At the end of 2009, a total of 5,285 institutionalized offenders under the supervision of the Alaska Department of Corrections (DOC), a 5 percent increase in incacerated offenders from 2008, according to the DOC's 2009 offender profile. About 26 of the offender population was Alaska Natives and just over 10 percent was Black — disproportionate to their percentages in the general population (16% and 4%, respectively). The web version of this article includes an additional table which could not be included in the print edition for reasons of space.
Figures recently released by the U.S. Bureau of Justice Statistics show that prisoners under federal and state jurisdiction at year-end 2008 numbered 1,610,446. Inmates under local jurisdiction represented an additional 785,556 individuals, for a combined total of 2,304,115 incarcerated individuals. The imprisonment rate for males was 15 times higher than for females, and 6.5 times higher for Black males than for White males. The United States continues to lead all other nations in the rate of reported incarceration of individuals per 100,000 of the general population. The U.S. rate of 754 inmates per 100,000 residents is 5 to 10 times higher than that of Canada and most of the industrialized democracies of Western Europe.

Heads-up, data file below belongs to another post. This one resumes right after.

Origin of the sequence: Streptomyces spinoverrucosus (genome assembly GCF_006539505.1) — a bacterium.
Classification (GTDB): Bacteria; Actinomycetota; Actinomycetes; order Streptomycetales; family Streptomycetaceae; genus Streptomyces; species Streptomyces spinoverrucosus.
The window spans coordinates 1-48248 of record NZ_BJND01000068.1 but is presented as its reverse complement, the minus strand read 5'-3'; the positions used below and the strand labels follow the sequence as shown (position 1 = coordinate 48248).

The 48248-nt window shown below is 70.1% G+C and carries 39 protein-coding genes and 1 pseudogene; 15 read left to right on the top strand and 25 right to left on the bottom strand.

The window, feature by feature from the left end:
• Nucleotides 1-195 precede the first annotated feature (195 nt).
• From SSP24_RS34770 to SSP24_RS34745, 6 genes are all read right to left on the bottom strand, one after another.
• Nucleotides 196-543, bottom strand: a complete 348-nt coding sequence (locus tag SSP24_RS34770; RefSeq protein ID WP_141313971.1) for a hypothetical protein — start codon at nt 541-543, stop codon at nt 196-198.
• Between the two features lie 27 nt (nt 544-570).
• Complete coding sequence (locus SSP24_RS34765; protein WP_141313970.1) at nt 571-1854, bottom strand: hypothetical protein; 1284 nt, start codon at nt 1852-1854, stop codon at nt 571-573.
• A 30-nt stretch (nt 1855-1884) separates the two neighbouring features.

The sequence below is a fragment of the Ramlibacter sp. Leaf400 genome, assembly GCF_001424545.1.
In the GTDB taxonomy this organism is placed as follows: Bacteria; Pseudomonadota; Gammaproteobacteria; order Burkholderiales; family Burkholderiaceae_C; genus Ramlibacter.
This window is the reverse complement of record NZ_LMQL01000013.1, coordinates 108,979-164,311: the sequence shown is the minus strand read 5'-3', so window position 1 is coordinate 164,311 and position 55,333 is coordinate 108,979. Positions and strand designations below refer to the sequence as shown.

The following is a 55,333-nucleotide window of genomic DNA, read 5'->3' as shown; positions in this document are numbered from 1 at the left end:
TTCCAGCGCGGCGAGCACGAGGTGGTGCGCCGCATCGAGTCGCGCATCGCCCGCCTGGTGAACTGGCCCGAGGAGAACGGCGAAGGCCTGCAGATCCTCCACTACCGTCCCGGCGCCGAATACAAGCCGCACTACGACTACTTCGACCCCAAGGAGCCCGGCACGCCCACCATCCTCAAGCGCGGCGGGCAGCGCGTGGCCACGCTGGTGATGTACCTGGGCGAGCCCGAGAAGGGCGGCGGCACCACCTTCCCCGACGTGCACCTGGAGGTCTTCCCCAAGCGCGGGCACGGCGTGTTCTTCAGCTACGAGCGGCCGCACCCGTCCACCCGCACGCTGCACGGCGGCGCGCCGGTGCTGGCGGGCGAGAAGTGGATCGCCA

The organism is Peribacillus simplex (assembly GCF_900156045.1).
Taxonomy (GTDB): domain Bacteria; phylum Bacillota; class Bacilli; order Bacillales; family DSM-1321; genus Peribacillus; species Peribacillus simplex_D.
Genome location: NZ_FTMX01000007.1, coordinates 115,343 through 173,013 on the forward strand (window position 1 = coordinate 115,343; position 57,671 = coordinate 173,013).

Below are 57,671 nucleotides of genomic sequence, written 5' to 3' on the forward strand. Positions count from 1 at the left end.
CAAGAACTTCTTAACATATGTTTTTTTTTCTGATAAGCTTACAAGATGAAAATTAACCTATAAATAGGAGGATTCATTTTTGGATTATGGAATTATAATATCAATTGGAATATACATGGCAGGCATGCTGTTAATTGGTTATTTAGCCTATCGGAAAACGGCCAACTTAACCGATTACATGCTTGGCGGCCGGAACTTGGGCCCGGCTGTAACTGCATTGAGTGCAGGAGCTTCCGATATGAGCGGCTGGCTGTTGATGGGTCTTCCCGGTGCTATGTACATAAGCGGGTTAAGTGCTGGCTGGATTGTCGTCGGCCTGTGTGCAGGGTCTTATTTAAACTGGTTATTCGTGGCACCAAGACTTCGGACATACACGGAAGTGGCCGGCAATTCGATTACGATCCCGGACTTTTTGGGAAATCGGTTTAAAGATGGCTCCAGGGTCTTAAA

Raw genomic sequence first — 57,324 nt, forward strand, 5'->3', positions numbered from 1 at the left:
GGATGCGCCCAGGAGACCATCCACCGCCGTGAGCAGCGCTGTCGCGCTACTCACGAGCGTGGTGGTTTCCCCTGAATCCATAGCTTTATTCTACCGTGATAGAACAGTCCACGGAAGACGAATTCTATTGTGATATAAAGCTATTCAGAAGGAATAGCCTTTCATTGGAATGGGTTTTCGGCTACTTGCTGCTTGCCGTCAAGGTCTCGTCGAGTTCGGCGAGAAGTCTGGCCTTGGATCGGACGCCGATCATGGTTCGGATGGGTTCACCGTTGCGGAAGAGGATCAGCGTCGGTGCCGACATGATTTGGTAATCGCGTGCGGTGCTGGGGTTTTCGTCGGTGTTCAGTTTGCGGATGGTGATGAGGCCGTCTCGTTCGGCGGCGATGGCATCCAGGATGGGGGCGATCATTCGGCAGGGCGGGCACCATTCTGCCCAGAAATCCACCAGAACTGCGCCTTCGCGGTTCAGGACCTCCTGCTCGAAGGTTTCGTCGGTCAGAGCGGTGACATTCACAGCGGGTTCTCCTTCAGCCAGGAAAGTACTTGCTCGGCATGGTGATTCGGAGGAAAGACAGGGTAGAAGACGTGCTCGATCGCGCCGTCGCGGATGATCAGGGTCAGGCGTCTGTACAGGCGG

The Language Interpreter Center (LIC), an Alaska multi-agency collaboration, now has a pool of 115 trained interpreters speaking 36 languages. The LIC works in cooperation with its many partners to meet the need for qualified interpreters in legal, medical, social services, and educational settings statewide. The web version of this article includes an additional figure and table which could not be included in the print edition for reasons of space.